A fact of life in the business world is that relationships sometimes go sour. This is nothing new and can come about from a variety of factors which if not dealt with swiftly can, in the end, become a dispute that needs resolution.
Thankfully, I can only point to a rare but recent case which arose after a number of years of a successful working relationship between us and our intermediaries (the people who liaised with our client).
Towards the conclusion of a specific part of a project, there arose a dispute on the interpretation on the scope of works and monies owed.
Put simply, it was a failure to communicate consistently between senior members of both teams. Pistols were drawn and each party matched email to email and spreadsheet to spreadsheet as proof of their respective cases.
After a few meetings, both parties agreed that there must now come a point of resolution or we would all go crazy with spreadsheet overload. This led to what we termed the ‘final meeting’, whereby a venue was chosen and strategies were put in place.
The intimidation strategy
To prepare for the ‘final meeting’, we put together a PowerPoint presentation to hit them with the facts, mark our territory and get them to see the error of their ways.
We also rehearsed in a mock presentation prior to the meeting with our in-house coach (AKA fellow office worker).
Another tree was felled with a copy of the PowerPoint for all parties and a hard copy of the spreadsheets. For good measure a member of our finance division attended the meeting to send a message that this was of concern to management.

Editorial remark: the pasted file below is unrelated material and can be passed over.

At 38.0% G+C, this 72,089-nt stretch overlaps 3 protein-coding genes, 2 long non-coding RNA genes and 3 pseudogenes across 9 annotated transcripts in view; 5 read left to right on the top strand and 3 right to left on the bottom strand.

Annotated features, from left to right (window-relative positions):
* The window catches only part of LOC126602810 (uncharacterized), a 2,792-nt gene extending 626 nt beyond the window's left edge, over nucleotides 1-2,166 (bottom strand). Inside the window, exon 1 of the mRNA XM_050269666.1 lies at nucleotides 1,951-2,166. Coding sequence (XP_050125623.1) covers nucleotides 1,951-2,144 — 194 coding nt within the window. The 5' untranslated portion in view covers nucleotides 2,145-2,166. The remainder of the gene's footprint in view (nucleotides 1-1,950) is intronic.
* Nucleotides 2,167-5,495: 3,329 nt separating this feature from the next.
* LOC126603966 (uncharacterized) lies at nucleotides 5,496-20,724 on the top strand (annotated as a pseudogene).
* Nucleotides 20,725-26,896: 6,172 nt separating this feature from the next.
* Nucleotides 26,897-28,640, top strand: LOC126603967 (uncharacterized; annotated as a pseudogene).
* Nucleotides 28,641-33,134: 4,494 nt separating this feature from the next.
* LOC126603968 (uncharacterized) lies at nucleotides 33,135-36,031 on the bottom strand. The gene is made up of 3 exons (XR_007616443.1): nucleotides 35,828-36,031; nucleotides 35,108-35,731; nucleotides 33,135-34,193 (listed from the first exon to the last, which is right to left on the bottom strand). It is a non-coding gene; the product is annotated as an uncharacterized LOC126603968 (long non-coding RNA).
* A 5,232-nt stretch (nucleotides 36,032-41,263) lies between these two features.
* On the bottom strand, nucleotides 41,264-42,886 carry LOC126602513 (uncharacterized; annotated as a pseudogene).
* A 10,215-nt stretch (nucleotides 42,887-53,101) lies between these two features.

The meeting began with each party facing each other at either ends of a table. As the PowerPoint was switched on I detected an anguished sigh from the other side, followed by some glazed expressions on their faces. I would hate to presume what was going on their minds but here are some suggestions:
- “It is nearly lunchtime”
- “I wonder if there is a good restaurant nearby because I’ll really need a good drink after this meeting” or
- “I hope I put enough coins in the meter because that would really bug me if I get a ticket’.
Finally a sum is mentioned, our team leave the room stony-faced to discuss the offer and come back with a counter offer. This decision is greeted with dismay, irritation and a sense of injury as they are really trying to help us and now have to negotiate our case with the client.
The deal is done, hands are shaken and pleasantries exchanged. Returning to our desks I hastily put away every bit of information relating to the case.
All textbooks on developing successful relationships will tell you a relationship should never get to the ‘final meeting’. But another group of business writers and psychologists have made a great deal of money by telling us how to deal with the situation once it has reached this point.
So what is to learn from this?
Firstly, it is difficult to adopt a style of negotiation and bravado if it is not already part of your character and way of doing business. In any case, does such a display really achieve anything given both parties already have their bottom lines and will not be wavering from it to any significant degree?
Secondly, the importance of regular meetings between parties is critical to ensuring that any misconceptions are put to bed as quickly as possible.
And finally, there needs to be continuity of staff dealing with the project at both junior and senior levels. The more change of staff there is with a long-term project, the more critical the need for regular and face-to-face communication.
Too save on the emotional wear and tear of the parties up to and including the ‘final meeting’ and the subsequent performance (unless there is a paying audience), perhaps each party should be put under the cone of silence, holding cards up to show the final sums that are to be negotiated. The parties are therefore trapped until there is an agreement of the final sum. Mostly the impetus would lie in the fact that each party just wants to agree to be able to get out of the cone of silence.
Further, the cone needs to be sufficiently small so it cannot accommodate your legal representative joining you. If it worked for Maxwell Smart it can work for us... or did it really work for him?
Maureen Jackson is a director at Davis Langdon.
Maureen Jackson |
Tuesday, 3 June 2008 7:00 AM |